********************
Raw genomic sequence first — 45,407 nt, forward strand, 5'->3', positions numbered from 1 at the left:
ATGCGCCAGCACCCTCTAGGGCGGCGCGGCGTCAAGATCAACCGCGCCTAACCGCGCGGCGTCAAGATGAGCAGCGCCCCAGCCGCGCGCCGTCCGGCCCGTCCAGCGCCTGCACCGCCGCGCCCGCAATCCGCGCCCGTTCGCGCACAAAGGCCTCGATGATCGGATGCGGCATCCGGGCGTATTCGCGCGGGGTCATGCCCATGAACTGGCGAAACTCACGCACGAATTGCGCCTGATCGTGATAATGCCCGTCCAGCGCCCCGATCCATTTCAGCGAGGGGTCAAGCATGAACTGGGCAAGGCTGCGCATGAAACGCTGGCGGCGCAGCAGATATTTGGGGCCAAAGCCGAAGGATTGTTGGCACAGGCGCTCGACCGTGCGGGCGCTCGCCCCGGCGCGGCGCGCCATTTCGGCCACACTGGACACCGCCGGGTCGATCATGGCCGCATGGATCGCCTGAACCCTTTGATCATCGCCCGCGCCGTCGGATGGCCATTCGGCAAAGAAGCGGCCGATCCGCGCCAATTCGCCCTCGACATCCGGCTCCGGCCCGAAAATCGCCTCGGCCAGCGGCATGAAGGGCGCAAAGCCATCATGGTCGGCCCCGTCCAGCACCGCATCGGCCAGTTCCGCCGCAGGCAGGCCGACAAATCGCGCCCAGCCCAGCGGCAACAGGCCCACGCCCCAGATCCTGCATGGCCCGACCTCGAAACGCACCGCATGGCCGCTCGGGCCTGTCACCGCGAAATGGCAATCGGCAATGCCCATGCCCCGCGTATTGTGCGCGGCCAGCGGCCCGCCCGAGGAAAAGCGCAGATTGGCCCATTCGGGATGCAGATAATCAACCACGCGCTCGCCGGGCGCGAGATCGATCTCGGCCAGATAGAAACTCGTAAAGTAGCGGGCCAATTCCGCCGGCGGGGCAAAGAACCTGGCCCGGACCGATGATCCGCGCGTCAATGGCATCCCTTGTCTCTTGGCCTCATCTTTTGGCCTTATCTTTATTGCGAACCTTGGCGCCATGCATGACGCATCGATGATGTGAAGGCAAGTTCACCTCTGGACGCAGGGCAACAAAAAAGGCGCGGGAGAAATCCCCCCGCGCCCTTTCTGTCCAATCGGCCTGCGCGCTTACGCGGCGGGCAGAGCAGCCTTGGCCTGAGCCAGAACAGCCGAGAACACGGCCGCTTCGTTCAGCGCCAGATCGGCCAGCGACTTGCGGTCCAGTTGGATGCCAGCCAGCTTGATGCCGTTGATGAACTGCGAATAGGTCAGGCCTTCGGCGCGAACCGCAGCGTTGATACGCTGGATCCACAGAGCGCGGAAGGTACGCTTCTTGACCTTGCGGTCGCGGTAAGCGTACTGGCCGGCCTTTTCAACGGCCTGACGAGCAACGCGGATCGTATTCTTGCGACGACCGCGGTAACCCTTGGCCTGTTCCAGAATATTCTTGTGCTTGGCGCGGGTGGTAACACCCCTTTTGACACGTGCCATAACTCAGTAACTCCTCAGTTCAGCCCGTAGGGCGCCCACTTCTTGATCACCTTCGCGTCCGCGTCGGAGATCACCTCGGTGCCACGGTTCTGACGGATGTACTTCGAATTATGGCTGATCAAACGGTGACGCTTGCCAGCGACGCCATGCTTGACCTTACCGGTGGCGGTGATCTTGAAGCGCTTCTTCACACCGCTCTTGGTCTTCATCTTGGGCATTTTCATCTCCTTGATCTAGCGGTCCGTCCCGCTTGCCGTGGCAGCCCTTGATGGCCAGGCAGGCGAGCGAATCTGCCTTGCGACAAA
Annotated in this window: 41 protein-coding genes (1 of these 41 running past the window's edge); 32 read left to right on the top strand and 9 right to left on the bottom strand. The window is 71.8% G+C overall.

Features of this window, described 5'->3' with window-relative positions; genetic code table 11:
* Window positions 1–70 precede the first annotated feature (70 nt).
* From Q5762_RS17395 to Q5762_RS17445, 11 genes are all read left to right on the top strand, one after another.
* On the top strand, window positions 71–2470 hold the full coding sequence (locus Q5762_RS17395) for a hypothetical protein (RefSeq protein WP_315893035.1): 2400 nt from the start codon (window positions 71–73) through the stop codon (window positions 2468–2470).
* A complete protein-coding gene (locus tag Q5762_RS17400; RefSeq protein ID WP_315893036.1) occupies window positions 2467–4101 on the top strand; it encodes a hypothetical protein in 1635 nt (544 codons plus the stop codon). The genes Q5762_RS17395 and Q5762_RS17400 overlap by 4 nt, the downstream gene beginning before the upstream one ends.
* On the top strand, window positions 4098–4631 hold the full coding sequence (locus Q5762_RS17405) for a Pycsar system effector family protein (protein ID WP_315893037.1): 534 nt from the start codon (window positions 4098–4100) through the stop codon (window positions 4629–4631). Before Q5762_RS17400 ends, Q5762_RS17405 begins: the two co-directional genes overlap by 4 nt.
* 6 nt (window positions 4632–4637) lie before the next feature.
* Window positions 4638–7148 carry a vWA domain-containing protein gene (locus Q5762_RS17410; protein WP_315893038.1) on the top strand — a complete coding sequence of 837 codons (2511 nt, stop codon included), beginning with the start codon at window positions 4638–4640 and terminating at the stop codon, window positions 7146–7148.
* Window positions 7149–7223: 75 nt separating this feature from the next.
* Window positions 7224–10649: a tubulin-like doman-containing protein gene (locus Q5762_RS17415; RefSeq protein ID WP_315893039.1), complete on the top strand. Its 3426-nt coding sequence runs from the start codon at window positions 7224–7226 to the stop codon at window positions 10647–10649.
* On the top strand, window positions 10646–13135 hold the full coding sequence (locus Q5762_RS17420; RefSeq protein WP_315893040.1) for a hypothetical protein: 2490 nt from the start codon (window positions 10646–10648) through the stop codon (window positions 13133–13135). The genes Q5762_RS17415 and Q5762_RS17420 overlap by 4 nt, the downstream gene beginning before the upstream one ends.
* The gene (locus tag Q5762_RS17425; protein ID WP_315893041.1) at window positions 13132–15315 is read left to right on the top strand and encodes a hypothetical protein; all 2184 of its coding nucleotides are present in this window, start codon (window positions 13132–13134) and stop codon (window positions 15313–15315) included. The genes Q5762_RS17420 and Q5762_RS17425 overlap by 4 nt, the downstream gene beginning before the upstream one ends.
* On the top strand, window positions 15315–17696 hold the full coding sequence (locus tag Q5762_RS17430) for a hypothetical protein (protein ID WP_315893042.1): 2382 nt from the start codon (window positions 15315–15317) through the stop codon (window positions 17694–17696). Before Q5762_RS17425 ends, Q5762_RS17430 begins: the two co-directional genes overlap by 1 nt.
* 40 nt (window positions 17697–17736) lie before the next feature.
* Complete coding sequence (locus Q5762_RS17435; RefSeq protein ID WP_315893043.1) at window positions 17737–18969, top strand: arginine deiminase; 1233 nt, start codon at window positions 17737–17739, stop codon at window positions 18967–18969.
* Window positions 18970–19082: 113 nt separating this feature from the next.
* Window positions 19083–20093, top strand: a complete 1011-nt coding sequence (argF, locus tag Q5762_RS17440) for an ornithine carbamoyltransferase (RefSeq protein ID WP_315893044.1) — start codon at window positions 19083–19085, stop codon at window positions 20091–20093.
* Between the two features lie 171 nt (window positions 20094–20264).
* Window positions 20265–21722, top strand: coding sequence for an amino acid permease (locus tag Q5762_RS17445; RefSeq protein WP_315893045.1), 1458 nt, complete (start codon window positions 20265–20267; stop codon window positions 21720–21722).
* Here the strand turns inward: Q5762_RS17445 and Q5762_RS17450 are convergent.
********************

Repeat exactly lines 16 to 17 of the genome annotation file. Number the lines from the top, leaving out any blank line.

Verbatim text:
* On the top strand, window positions 15315–17696 hold the full coding sequence (locus tag Q5762_RS17430) for a hypothetical protein (protein ID WP_315893042.1): 2382 nt from the start codon (window positions 15315–15317) through the stop codon (window positions 17694–17696). Before Q5762_RS17425 ends, Q5762_RS17430 begins: the two co-directional genes overlap by 1 nt.
* 40 nt (window positions 17697–17736) lie before the next feature.